The Lowdown On Irritable Bowel Syndrome

The first step to finding relief is to make an appointment with a health care provider to discuss all your symptoms. The first step to finding relief is to make an appointment with a health care provider to discuss all your symptoms. Adobe Stock

While bowel habits are often the subject of jokes, living with irritable bowel syndrome (IBS) is no laughing matter. The symptoms of IBS can be painful, can disrupt daily activities and can cause a great deal of shame and embarrassment. People experiencing IBS symptoms are sometimes even uncomfortable speaking to their health care provider about the problem which can prolong their suffering.

There are several different types of IBS and a wide range of symptoms associated with the condition, the most common being abdominal pain, cramping, bloating, and abnormal bowel movements. Some people with IBS experience frequent diarrhea, known as IBS-D, while others have irritable bowel syndrome with constipation (IBS-C) or a similar condition known as chronic idiopathic constipation (CIC). 

Symptoms of IBS and CIC can range from mild inconvenience to severe debilitation and may be experienced as infrequently as once a week or on a far more constant basis. It’s also not unusual for different symptoms to come and go and change over time. The unpredictable and varied nature of these types of IBS can make it particularly hard to manage; on top of that, everyday stressors can make symptoms worse. In fact, a recent survey of adults living with IBS and CIC, sponsored by Salix, found that nearly half (49%) of patients surveyed reported that their IBS/CIC symptoms were more challenging to manage in the past year.

What Else to Know About IBS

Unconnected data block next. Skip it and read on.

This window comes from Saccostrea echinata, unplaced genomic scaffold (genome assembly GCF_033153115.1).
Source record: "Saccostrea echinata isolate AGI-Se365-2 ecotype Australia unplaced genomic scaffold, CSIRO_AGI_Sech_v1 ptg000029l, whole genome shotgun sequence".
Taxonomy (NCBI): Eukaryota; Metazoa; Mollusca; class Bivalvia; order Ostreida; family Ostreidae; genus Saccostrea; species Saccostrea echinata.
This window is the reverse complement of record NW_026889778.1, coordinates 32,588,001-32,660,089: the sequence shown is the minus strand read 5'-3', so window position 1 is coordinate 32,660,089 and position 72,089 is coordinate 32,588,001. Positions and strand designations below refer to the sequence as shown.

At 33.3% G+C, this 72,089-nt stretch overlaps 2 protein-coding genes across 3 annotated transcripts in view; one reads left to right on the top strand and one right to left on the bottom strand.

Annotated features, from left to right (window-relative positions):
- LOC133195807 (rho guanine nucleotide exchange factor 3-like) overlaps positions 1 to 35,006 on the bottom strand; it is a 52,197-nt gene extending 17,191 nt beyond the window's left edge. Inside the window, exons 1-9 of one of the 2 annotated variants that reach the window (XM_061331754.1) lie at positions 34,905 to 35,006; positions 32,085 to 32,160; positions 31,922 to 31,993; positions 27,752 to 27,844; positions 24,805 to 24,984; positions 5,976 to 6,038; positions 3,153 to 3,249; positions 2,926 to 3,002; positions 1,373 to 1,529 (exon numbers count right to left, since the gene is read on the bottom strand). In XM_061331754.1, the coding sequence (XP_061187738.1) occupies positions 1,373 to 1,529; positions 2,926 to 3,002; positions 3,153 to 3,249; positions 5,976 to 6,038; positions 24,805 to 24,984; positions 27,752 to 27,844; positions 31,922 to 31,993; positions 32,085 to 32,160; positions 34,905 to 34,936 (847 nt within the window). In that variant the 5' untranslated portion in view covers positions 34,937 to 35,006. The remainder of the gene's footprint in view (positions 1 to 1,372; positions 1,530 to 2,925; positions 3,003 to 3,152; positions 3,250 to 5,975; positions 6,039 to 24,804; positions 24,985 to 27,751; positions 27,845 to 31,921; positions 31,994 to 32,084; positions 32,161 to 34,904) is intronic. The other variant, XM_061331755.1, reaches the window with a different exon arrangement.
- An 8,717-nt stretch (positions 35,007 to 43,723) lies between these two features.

IBS is a common gastrointestinal (GI) disorder that affects 13.7 million adults in the United States. 

The causes of IBS are not well understood and there may be multiple underlying reasons why people experience IBS symptoms. There is, however, evidence that imbalances in the composition of bacteria in the digestive system are found in people with IBS. A healthy bacterial balance is needed to help with digestion and normal bowel function. Other causes may be related to problems in the immune system, poor signaling between the brain and digestive system, genetics and possibly anxiety and depression.

There is no cure for IBS-D/IBS-C/CIC, but there are treatments available including prescription medications. 

irritable bowl It's important to discuss all the symptoms you experience, even those that come and go, with your health care provider. Adobe Stock

When Should You See a Health Care Provider?

If you are experiencing constipation or diarrhea and other symptoms such as abdominal pain, discomfort or bloating, talk to your physician about your symptoms. It’s important to discuss all the symptoms you experience, even those that come and go and no matter their frequency. Doing so provides a fuller understanding of your condition and if there are treatment options that might be right for you. Unfortunately, health care providers may not be receiving all the pertinent information they need. Additional findings from a Salix-sponsored survey show that, when meeting with their health care provider, 40% of patients reported they only discuss their main IBS or CIC-related symptom and not all of their symptoms. Since IBS symptoms can vary and change over time, keeping a detailed journal of your symptoms may make it easier for you to remember and share that necessary information with your health care provider. Having a complete view of your symptoms may help allow you and your health care provider to determine the right treatment for you.

To learn more about a treatment option for adults with IBS-D click here, and for information on a treatment option for adults with IBS-C/CIC click here.

NOTE: This article is a contribution from our advertiser and does not necessarily represent the views of Medical Daily
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